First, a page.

It’s my birthday today, and it was a lovely morning of cards and presents and flowers with R, who didn’t go in to work until later on (R and I managed to buy each other the same book for our birthdays, which are on consecutive days, just as we did at Christmas – we’ve really got to stop doing this). I was feeling much better in general – nausea and internal toxicity back down to bearable levels - and intending to walk down to Holland Park after lunch, to get some much-needed fresh air and exercise, before returning to write my blog post.
Then, completely out of the blue, it was as if my batteries had been removed; I was barely able to stand, and just had to lie down immediately. It’s the strangest sensation, when your body is simply unable to respond to the commands of your brain, although given that it happened in exactly the same way during FEC2, I don’t know why I wasn’t expecting it.
It’s day 8 of the chemo cycle, which means we’re into the ‘no immune system’ period: the last dose of chemo has now had time to knock out all the platelets in my blood and I’m very, very weak, and completely overwhelmed by fatigue. The blog post I was planning for today remains unwritten, and I spent the afternoon on the sofa in the arms of Chemo Brian, whilst Chemo Rat Brian reclined alongside in oriental splendour on his new golden velvet cushion (a present from the lovely Andrea Gillies) like a small woolly satrap:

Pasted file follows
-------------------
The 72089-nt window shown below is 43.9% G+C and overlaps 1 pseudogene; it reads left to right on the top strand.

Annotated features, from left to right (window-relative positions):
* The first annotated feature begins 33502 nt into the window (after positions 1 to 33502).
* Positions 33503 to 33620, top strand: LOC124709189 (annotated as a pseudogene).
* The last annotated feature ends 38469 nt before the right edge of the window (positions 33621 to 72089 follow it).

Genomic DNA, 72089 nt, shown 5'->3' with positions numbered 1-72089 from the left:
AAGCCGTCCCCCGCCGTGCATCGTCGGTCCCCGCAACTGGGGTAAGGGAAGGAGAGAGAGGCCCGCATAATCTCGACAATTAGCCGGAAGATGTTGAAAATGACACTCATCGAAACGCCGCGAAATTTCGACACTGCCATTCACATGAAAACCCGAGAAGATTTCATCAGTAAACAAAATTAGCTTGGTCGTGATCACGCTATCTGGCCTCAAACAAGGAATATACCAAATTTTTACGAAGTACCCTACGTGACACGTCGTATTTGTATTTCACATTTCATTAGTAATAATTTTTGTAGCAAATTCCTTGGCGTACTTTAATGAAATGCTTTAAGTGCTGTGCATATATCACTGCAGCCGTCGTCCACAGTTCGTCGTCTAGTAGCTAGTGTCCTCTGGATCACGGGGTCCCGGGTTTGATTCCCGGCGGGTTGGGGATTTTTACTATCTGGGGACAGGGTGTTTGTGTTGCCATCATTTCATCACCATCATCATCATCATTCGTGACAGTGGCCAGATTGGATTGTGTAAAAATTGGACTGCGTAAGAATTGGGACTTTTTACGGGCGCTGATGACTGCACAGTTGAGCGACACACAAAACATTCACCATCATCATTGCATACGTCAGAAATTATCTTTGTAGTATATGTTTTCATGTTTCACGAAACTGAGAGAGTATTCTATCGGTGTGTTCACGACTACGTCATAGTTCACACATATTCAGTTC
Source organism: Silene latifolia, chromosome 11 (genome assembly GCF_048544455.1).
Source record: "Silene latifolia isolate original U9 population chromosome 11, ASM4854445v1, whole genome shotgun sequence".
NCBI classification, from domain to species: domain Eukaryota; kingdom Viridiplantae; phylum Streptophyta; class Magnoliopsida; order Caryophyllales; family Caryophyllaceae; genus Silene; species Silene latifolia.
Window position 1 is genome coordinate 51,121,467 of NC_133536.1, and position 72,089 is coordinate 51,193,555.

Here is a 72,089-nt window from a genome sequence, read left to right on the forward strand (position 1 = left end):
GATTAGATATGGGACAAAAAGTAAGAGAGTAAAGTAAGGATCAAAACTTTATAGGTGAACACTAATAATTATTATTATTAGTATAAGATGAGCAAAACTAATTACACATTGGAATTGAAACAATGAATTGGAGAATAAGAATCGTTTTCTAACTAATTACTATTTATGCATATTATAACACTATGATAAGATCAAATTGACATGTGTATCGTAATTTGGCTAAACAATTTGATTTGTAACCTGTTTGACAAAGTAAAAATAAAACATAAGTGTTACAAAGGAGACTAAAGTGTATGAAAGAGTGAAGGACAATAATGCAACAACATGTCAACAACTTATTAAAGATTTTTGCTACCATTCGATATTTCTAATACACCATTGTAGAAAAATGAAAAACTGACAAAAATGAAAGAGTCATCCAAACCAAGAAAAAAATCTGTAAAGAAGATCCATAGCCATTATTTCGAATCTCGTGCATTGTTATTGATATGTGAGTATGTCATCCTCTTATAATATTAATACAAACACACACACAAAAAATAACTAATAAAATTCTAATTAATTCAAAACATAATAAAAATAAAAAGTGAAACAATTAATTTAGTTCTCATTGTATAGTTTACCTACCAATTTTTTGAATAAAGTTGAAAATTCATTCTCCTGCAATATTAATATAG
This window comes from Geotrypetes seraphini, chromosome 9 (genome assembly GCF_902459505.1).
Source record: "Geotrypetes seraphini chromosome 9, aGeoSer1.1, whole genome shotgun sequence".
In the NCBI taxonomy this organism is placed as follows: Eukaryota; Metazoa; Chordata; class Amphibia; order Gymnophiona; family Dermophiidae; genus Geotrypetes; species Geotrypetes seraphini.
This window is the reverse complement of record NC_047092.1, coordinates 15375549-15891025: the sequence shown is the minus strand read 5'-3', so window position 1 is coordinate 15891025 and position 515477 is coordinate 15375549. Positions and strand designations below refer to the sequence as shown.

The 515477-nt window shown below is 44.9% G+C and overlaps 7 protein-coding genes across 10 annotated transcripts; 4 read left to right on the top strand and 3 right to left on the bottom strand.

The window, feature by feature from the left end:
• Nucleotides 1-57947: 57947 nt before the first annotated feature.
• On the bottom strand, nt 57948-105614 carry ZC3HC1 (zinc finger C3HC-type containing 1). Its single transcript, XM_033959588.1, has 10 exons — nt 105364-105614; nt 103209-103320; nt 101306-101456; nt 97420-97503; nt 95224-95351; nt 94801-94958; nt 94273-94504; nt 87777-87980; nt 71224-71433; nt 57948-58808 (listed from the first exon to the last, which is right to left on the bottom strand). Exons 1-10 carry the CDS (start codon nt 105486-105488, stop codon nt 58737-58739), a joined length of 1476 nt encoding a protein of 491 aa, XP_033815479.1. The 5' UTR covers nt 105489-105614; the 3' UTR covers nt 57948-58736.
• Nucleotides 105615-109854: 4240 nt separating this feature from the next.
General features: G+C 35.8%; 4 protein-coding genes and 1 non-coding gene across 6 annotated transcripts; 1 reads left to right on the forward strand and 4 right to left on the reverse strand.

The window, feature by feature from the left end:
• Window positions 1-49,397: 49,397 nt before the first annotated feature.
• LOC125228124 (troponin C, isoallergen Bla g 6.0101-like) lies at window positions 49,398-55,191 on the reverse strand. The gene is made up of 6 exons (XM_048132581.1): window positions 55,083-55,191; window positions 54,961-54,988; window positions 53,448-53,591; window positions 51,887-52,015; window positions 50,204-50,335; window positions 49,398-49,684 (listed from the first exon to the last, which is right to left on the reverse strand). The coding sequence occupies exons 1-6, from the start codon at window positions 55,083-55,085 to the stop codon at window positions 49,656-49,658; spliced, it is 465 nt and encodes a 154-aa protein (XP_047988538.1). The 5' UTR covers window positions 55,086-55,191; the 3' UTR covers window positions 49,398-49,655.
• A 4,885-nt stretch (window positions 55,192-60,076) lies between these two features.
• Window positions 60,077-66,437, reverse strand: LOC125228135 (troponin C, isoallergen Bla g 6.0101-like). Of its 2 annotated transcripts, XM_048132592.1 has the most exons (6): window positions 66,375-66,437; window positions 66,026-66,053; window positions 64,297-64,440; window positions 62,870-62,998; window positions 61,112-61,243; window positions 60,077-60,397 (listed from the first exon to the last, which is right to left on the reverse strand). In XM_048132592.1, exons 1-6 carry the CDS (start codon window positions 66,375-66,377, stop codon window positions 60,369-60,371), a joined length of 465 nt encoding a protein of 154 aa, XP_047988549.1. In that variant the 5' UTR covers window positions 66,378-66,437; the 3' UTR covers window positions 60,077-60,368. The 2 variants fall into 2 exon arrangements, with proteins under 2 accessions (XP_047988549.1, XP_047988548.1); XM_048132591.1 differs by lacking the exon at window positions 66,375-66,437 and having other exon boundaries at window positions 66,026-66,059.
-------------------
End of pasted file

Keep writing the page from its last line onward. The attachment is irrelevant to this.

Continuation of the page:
It’s getting quite crowded on that sofa now, but in a good way.
There’ll be a proper blog post again tomorrow, all being well. I’m learning to accept now that on certain days of the cycle it’s just not possible to do very much at all, and there’s no point in getting upset about it.
It will pass.
By my reckoning, if my last dose of chemo is administered as planned on March 27th, then the side effects should have done their worst by the 10th of April, and that is the day I will be free from this chemical prison.
And the first thing I will do when I get my 'get out of jail free' card is to walk straight back down the Fulham Palace Road to the hospital, not to be injected with toxic chemicals, or have a scan, or get my PICC line flushed, or talk to an oncologist, but to get back into the swimming pool (I joined the sports club there 9 months before my cancer was diagnosed) and swim and swim and swim.
Only 69 days, and three more doses of chemo, from now.
We're halfway through, just about: I've stopped counting up, and started to count down.